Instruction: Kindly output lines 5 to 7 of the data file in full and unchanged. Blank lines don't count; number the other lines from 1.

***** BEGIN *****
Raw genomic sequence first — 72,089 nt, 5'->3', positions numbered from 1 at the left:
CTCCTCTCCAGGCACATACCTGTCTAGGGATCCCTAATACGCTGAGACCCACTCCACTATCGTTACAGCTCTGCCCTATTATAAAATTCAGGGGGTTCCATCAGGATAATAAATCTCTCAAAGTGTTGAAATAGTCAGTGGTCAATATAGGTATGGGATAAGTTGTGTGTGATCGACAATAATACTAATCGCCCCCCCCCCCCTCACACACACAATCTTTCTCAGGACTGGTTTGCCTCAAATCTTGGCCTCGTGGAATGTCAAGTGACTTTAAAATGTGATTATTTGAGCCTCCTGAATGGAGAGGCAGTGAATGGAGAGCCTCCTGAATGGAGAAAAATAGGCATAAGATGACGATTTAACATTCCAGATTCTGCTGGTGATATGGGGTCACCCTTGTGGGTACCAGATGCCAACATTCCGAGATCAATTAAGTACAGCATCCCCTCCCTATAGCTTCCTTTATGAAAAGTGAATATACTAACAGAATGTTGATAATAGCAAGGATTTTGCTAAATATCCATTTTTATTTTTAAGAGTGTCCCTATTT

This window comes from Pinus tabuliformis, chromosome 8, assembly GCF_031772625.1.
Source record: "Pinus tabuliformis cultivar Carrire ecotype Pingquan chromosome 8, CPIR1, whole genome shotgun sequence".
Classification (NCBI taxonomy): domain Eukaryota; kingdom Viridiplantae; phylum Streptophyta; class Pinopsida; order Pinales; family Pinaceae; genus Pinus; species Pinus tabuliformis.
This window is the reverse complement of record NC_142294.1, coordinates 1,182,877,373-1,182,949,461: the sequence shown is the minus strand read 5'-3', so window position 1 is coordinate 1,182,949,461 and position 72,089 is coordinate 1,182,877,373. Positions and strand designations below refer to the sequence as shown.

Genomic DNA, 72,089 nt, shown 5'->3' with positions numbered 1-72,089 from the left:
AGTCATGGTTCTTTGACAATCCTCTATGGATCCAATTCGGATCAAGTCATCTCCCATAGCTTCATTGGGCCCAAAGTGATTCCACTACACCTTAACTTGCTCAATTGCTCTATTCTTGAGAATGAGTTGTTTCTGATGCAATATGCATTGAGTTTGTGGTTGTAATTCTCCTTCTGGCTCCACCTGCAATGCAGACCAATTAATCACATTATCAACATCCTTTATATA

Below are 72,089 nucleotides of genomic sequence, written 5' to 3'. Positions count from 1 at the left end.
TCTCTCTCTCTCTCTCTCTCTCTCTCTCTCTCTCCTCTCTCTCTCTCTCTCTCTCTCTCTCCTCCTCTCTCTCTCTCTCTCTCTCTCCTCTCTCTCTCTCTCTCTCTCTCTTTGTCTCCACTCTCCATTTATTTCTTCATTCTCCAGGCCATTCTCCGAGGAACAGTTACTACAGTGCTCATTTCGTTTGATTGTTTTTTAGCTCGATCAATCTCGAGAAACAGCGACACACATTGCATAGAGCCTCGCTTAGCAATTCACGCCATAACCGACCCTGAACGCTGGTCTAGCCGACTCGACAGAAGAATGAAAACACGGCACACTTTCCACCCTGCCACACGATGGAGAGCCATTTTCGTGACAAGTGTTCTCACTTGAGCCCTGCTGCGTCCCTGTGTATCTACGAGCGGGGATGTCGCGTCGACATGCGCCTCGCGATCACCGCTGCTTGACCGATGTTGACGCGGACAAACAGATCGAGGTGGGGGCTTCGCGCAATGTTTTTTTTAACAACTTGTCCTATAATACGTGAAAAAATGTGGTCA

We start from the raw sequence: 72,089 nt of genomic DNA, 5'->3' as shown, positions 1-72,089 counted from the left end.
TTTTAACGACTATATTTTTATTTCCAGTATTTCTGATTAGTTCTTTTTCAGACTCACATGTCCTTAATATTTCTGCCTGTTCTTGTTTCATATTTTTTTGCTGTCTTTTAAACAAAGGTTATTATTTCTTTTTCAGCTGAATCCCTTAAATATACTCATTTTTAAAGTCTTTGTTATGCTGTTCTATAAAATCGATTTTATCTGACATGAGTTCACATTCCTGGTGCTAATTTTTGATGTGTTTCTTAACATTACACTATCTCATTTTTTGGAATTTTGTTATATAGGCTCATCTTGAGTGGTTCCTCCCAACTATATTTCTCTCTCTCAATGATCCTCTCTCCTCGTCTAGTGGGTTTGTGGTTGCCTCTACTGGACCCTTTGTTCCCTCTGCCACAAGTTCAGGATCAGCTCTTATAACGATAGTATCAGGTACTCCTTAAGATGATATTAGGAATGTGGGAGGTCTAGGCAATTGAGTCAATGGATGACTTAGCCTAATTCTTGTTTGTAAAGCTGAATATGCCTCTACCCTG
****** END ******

Classification (NCBI taxonomy): domain Eukaryota; kingdom Viridiplantae; phylum Streptophyta; class Pinopsida; order Pinales; family Pinaceae; genus Pinus; species Pinus tabuliformis.
This window is the reverse complement of record NC_142294.1, coordinates 1,182,877,373-1,182,949,461: the sequence shown is the minus strand read 5'-3', so window position 1 is coordinate 1,182,949,461 and position 72,089 is coordinate 1,182,877,373. Positions and strand designations below refer to the sequence as shown.

Genomic DNA, 72,089 nt, shown 5'->3' with positions numbered 1-72,089 from the left: